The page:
Magnesium Silicate Hydroxide

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Magnesium Silicate Hydroxide


Magnesium silicate hydroxide (mag-NEE-zee-um SILL-uhkate hye-DROK-side) is also known as hydrated magnesium silicate, hydrous magnesium silicate, magnesium silicate hydrous, talc, talcum, and soapstone. It belongs to a large family of magnesium silicates that occur in nature. Magnesium silicates contain at least one magnesium ion and one or more silicate (SiO3) ions, and often contain one or more molecules of water of hydration. Other members of the family include magnesium metasilicate (MgSiO3), magnesium orthosilicate (Mg2SiO4), magnesium trisilicate (Mg2Si3O8), and magnesium trisilicate pentahydrate (Mg2Si3O8·5H2O).



See Overview.




Magnesium, silicon, oxygen, hydrogen


Hydrated salt(inorganic)




379.27 g/mol


1500°C (2700°F); begins to lose water of hydration above 900°C (1600°F)


Not applicable


Insoluble in water and most organic solvents

The naturally-occurring form of magnesium silicate hydroxide is called talc, a soft mineral that feels waxy and soapy to the touch. This characteristic has led to another name for the mineral: soapstone. Talc's chemical formula differs somewhat from that of magnesium silicate hydroxide: Mg3Si4O10(OH)2.

Talc is one of the softest minerals known. It has a numerical rank of 1 on the Mohs scale of minerals. The Mohs scale ranks minerals from the softest (1 = talc) to the hardest (10 = diamond). Talc is so soft that it can be scratched with the fingernail. The mineral has a pearly luster and may come in a variety of colors, ranging from white gray, or silver to black, brown, pink, or green. Color variations depend on impurities in the mineral.

Magnesium silicate hydroxide normally occurs as a fine white powder with no odor, insoluble in most solvents, noncombustible, resistant to heat, and with a tendency to absorb moisture from the air.


The magnesium silicates are obtained from natural sources, such as talc (magnesium silicate hydroxide), enstatite (magnesium metasilicate), forsterite (magnesium orthosilicate), meerschaum (magnesium trisilicate), or serpentine (Mg3Si2O7). In all cases, extraction of the desired compound involves a number of steps in which the mineral is separated from waste products, crushed, purified, and processed into its desired form (powder or crystal, for example).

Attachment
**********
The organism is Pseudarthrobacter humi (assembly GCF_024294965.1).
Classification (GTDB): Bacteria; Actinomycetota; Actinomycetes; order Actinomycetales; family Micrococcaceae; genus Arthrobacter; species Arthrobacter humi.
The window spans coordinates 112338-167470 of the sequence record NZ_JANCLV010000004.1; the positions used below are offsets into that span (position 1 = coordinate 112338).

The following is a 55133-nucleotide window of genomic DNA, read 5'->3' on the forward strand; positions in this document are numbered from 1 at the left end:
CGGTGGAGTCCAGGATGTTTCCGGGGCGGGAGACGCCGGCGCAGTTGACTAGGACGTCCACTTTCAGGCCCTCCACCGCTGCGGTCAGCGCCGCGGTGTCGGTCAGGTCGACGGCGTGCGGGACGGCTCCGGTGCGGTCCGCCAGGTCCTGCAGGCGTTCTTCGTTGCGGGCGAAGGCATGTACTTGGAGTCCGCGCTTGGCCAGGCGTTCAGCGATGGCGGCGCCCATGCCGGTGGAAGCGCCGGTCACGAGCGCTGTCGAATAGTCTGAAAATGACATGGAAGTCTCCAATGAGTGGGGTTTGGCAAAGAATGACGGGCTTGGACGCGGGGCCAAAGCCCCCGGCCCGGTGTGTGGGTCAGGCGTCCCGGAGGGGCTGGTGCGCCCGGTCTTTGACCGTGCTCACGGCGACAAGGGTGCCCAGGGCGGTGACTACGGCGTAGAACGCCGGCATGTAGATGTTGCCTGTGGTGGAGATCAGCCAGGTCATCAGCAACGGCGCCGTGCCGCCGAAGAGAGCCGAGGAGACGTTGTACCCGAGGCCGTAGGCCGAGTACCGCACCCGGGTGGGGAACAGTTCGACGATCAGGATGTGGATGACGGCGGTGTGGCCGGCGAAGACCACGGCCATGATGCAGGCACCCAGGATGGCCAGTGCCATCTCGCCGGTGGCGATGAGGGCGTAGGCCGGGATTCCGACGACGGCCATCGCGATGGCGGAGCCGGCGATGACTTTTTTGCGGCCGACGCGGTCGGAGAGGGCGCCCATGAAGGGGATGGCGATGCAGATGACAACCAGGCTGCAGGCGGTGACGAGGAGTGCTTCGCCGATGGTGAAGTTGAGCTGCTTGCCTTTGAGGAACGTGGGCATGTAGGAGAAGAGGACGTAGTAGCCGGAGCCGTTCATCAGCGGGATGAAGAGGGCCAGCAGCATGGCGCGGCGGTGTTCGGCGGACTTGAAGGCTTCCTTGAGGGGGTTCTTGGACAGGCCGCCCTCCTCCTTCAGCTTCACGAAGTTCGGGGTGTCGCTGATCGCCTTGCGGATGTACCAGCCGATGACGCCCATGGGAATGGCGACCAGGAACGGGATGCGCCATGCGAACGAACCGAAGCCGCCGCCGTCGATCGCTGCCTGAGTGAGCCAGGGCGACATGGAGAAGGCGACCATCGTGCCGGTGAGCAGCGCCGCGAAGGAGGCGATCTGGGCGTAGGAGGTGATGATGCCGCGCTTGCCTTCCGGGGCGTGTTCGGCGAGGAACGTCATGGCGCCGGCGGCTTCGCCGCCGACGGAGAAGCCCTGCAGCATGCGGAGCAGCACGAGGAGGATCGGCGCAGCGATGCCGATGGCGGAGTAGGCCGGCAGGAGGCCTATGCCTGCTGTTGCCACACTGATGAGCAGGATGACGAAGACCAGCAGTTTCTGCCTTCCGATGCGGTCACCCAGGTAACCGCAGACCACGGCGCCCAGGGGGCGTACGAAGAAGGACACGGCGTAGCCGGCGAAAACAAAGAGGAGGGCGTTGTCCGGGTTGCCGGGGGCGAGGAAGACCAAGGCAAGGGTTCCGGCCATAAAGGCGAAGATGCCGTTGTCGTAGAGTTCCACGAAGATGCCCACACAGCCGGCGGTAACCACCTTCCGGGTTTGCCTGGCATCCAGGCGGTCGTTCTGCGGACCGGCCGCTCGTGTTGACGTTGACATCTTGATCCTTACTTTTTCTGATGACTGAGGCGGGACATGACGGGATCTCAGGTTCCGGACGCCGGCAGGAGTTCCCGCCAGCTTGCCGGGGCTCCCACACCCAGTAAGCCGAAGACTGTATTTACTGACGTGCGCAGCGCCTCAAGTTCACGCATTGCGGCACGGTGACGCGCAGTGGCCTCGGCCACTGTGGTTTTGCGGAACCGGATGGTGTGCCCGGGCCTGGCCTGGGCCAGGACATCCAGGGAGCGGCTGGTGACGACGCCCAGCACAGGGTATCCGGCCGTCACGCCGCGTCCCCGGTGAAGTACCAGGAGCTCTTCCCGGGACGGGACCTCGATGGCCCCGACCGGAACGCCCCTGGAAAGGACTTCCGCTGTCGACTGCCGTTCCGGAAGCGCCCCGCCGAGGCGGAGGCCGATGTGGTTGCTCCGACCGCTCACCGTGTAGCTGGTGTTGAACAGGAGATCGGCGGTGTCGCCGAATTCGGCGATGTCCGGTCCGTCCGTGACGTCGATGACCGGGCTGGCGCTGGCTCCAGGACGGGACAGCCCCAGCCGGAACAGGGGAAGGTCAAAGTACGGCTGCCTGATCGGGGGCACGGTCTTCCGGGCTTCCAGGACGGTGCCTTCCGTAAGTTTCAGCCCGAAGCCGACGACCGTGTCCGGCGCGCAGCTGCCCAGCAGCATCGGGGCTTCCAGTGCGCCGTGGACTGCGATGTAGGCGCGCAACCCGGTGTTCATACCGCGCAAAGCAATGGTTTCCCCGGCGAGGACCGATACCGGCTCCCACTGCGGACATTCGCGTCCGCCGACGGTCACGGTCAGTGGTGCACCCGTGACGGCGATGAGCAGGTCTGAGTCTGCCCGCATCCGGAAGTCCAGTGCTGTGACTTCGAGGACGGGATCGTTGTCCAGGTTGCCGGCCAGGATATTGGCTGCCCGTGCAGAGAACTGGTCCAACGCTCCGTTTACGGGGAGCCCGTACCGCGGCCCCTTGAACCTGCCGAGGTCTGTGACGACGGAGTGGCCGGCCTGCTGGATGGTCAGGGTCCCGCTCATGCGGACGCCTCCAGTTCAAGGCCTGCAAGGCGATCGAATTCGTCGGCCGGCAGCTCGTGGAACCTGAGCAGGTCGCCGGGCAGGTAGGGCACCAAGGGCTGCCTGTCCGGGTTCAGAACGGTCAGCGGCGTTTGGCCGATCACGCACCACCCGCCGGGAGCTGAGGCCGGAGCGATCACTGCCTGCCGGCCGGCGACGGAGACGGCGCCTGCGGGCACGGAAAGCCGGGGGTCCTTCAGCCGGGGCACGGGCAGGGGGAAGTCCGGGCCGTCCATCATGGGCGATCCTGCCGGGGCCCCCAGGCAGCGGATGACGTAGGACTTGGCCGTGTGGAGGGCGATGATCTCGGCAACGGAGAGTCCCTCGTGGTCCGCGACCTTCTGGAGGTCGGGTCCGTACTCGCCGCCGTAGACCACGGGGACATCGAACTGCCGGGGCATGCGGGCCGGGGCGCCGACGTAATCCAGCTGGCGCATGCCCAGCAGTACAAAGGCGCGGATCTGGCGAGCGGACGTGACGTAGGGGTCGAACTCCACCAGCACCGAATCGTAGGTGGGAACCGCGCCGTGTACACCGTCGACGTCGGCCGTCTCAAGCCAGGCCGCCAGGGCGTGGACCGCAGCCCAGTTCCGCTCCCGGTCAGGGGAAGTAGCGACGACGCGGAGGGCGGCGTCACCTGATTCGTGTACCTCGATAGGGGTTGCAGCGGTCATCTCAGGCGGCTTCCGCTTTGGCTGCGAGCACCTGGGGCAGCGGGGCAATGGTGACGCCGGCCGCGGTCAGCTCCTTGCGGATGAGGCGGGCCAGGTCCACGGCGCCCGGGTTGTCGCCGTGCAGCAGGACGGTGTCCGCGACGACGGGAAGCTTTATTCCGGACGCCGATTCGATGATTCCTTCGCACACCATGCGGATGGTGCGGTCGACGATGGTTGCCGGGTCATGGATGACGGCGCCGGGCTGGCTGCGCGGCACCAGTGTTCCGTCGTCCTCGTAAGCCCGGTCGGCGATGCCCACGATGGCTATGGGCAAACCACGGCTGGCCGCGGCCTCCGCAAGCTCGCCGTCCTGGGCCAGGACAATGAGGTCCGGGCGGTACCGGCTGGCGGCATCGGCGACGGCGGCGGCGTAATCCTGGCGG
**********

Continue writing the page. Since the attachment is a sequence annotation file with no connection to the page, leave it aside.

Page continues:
Interesting Facts

  • The magnesium silicates contain three of the eight most abundant elements in Earth's crust: oxygen (the most abundant element), silicon (the second most abundant element), and magnesium (the eighth most abundant element).


The form of magnesium silicate hydroxide with which most people are familiar is talc, the main ingredient in talcum powder. Talcum powder is used directly as a skin treatment, especially for babies, primarily as a moisture absorbent and for soothing the skin. It is also used in a number of cosmetic products, including blushes, eye shadows, make-up foundations, and face powders. Talc is also used widely as an additive to give products a smoother texture. Some products in which it is found include paints, rubber products, roofing materials, ceramics and insecticides. Other applications of talc include:

  • As a food additive to prevent foods from clumping and sticking together;
  • In the polishing of rice;
  • In the production of olive oil to improve the product's clarity;
  • For countertops in chemical laboratories;
  • As a lubricant between sheeted products, such as particleboard, to prevent individual sheets from sticking to each other;
  • As a filler in a number of products, including soap, putty, plaster, oilcloth, and rubber products; and
  • As a non-caking agent in animal feeds and fertilizers.

Magnesium silicate hydroxide and other forms of magnesium silicates have a number of industrial applications, including:

  • In the manufacture of glass and ceramic materials;
  • As an insulating material for electrical devices;
  • As a refractory material in industrial furnaces;
  • In clean-up operations following oil spills; and
  • As an odor absorbent.

Exposure to talc dust may cause irritation of the skin, respiratory system, and, especially, the eyes. Harmful effects may include skin rash, eye damage, and coughing and wheezing. These symptoms generally occur only as the result of long-term and consistent exposure to dust. There is no evidence that talc is carcinogenic unless contaminated with other minerals, such as asbestos and/or silica. The amount of talc and other magnesium silicates to which the average person is exposed is probably too low to produce any detectable health effects.

Words to Know

An atom or a group of atoms with either a positive or negative charge, because it has either lost or gained an electron.
A numerical scale used to compare the hardness of a material. Talc has a Mohs value of 1; diamond has a value of 10.
A material with a high melting point, resistant to melting, often used to line the interior of industrial furnaces.
Water that has combined with a compound by some physical means.


"Chemical Summary: Talc." CHEC's HealtheHouse. (accessed on October 26, 2005).

"Magnesium Silicates." In Pradyot Patnaik. Handbook of Inorganic Chemicals. New York: McGraw-Hil, 2003, 534-535.

"Talc." New Jersey Department of Health and Senior Services. (accessed on October 26, 2005).

"Talc Mineral Data." Mineral of the Month Club. (accessed on October 26, 2005).